Page 1 of 4 123 ... LastLast
Results 1 to 10 of 39
  1. #1
    Senior Member
    Join Date
    Apr 2009
    Location
    Little Rock, AR
    Hammock
    Warbonnet BB
    Tarp
    WB Mambajamba
    Insulation
    WB Yeti
    Posts
    509
    Images
    4

    Avoiding Poison Ivy

    After hiking with my brother earlier this summer in the Ozarks, I came to realize that almost every tree in some areas is covered in poison ivy. I guess in the fall/winter months I just didn't worry about what all those vines were, but it was quite obvious with them all leafed out.

    How do you deal with it? I don't think it is actually feasible to just avoid trees with poison ivy on them, so we pulled the vines down with our walking poles where possible. I know that's not very LNT, but I didn't exactly feel bad about it either.

    I'm no expert on it, but from what I've read it only takes a tiny bit of that oil in one place and you've got it everywhere. I thought about this as I stuffed my hammock (with the straps) into the BB sack on the second or third night. It wasn't such a huge deal, since we were touching it all day every day and didn't have any hope of avoiding it on this trip. I'm sure it's all over my pack/shoes/hat, etc even still.

    On that note, does anyone know of a fabric-safe way to get the oils off of hammocks and tarps/backpacks/shoes?

  2. #2
    Senior Member Cannibal's Avatar
    Join Date
    May 2007
    Location
    Denver, CO
    Hammock
    Warbonnet ON!
    Tarp
    SuperFly or MacCat
    Insulation
    Yetis & Mambas
    Suspension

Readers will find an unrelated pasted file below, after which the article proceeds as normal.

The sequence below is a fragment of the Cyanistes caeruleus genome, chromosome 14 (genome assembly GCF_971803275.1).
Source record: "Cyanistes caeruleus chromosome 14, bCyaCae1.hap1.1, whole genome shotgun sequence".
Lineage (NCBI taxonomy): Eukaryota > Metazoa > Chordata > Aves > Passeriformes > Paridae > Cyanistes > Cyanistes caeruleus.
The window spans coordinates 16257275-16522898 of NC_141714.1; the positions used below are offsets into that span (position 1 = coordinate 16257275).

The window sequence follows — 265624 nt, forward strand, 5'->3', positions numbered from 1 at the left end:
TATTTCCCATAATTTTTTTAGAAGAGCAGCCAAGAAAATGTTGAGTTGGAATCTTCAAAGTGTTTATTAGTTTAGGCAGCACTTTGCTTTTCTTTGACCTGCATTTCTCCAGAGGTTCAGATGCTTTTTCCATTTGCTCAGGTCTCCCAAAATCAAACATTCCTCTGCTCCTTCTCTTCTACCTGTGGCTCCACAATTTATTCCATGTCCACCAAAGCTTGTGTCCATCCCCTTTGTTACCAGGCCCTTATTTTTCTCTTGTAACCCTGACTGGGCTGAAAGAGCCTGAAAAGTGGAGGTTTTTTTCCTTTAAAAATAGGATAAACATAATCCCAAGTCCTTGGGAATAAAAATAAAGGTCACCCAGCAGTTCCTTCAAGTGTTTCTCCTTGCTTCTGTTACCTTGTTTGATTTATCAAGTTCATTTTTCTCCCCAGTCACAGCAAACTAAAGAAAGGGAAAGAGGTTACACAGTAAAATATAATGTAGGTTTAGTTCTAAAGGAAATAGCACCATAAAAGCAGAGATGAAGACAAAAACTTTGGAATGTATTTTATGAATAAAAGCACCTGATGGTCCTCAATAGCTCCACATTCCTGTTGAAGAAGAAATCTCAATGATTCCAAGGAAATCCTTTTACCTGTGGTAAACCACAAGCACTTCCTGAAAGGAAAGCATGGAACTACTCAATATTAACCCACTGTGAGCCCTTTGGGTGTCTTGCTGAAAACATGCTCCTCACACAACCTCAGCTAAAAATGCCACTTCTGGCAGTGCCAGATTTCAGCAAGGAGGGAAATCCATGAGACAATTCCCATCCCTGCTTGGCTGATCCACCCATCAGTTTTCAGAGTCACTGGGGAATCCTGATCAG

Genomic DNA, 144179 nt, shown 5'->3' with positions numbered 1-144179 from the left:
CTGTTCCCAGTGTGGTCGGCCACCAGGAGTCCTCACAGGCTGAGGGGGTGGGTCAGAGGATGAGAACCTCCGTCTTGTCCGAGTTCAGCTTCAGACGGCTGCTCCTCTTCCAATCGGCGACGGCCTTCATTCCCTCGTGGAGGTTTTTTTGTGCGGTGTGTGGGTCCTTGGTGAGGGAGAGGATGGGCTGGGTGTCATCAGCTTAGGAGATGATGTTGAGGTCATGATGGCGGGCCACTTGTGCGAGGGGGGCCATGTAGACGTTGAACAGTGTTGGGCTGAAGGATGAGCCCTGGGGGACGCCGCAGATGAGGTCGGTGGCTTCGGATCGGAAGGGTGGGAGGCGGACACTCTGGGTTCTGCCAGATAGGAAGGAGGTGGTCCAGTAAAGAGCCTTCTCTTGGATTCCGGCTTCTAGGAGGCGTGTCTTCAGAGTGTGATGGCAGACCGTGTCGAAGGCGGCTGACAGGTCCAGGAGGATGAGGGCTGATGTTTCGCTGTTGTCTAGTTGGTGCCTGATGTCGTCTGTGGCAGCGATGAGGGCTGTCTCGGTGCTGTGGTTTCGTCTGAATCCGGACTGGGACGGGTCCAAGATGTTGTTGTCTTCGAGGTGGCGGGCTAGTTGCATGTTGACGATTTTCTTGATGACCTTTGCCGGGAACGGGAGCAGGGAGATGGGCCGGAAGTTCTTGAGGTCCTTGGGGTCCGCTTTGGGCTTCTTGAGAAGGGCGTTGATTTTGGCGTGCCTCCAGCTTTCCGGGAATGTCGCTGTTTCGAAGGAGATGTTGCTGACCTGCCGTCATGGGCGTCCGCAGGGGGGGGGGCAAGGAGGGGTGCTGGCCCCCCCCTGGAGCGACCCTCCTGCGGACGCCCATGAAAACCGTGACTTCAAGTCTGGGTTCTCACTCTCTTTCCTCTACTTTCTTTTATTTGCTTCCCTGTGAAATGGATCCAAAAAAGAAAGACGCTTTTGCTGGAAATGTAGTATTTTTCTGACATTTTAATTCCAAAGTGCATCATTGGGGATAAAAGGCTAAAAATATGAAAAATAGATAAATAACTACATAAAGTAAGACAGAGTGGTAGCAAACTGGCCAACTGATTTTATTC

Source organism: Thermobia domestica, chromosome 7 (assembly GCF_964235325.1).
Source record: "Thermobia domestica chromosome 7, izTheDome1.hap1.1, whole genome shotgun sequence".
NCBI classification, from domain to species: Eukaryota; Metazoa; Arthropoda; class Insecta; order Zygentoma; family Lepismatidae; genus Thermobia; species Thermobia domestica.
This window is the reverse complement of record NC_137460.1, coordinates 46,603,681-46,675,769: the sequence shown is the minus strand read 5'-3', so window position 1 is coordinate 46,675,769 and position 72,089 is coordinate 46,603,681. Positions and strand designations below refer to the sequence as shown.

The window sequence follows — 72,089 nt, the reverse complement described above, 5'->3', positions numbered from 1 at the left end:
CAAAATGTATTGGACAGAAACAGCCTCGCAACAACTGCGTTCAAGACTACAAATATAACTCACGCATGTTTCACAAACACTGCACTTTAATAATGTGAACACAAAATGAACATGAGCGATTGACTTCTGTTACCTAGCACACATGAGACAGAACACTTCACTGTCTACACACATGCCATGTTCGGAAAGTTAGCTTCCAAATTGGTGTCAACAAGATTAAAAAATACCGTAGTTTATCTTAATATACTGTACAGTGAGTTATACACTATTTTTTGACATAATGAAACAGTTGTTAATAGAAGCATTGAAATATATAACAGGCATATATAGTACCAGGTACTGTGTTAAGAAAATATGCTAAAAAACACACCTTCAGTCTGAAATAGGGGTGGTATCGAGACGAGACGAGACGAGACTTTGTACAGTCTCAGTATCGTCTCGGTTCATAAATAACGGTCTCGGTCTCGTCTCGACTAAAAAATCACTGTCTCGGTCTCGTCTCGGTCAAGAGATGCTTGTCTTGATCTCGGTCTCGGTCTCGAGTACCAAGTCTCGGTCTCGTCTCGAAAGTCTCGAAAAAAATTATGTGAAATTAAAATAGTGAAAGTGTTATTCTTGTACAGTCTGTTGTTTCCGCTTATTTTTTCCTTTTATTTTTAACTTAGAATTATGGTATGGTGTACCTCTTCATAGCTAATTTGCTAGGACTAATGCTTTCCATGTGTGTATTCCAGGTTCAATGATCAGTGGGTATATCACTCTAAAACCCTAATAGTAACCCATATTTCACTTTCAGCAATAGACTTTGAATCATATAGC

Webbing and rings
    Posts
    13,919
    Images
    136
    No help, but I deal with it with genetics.

    I got a rash a few times as a kid, but these days I don't even look for Poison Ivy. I can literally rub the stuff on my skin without fear of reaction. They say that the tolerance can change over the years, but so far so good. Fingers crossed.

    You should be able to hand wash your gear with a mild detergent to get the oils off. Not really any different from body oils. Doubtful it stuck to your tarp; nothing sticks to sil for long.
    Trust nobody!

  3. #3
    Senior Member angrysparrow's Avatar
    Join Date
    Apr 2007
    Location
    near Memphis, TN
    Hammock
    WB Traveler
    Tarp
    ZPacks CF
    Insulation
    Te-Wa / HG / WB
    Suspension
    Whoopie Hooks
    Posts
    9,686
    Images
    92
    Quote Originally Posted by Cannibal View Post
    You should be able to hand wash your gear with a mild detergent to get the oils off. Not really any different from body oils. Doubtful it stuck to your tarp; nothing sticks to sil for long.
    Watch out for the guylines, though!
    I think that when the lies are all told and forgot the truth will be there yet. It dont move about from place to place and it dont change from time to time. You cant corrupt it any more than you can salt salt. - Cormac McCarthy

  4. #4
    Senior Member Cannibal's Avatar
    Join Date
    May 2007
    Location
    Denver, CO
    Hammock
    Warbonnet ON!
    Tarp
    SuperFly or MacCat
    Insulation
    Yetis & Mambas
    Suspension
    Webbing and rings
    Posts
    13,919
    Images
    136
    Quote Originally Posted by angrysparrow View Post
    Watch out for the guylines, though!
    Good call, didn't even think about those!
    Trust nobody!

  5. #5
    Senior Member BillyBob58's Avatar
    Join Date
    Jan 2007
    Location
    Tupelo, MS
    Posts
    9,015
    Images
    364
    Quote Originally Posted by Cannibal View Post
    No help, but I deal with it with genetics.

    I got a rash a few times as a kid, but these days I don't even look for Poison Ivy. I can literally rub the stuff on my skin without fear of reaction. They say that the tolerance can change over the years, but so far so good. Fingers crossed.

    You should be able to hand wash your gear with a mild detergent to get the oils off. Not really any different from body oils. Doubtful it stuck to your tarp; nothing sticks to sil for long.
    Ah, a subject of much interest to me!

    Roaming and bushwhacking through the GA woods as a kid, I didn't even know to watch out for it, or what to look for. I never had a problem. Then at age 35 in AZ, I found out I wasn't immune after all. I don't mess with that hellish stuff now.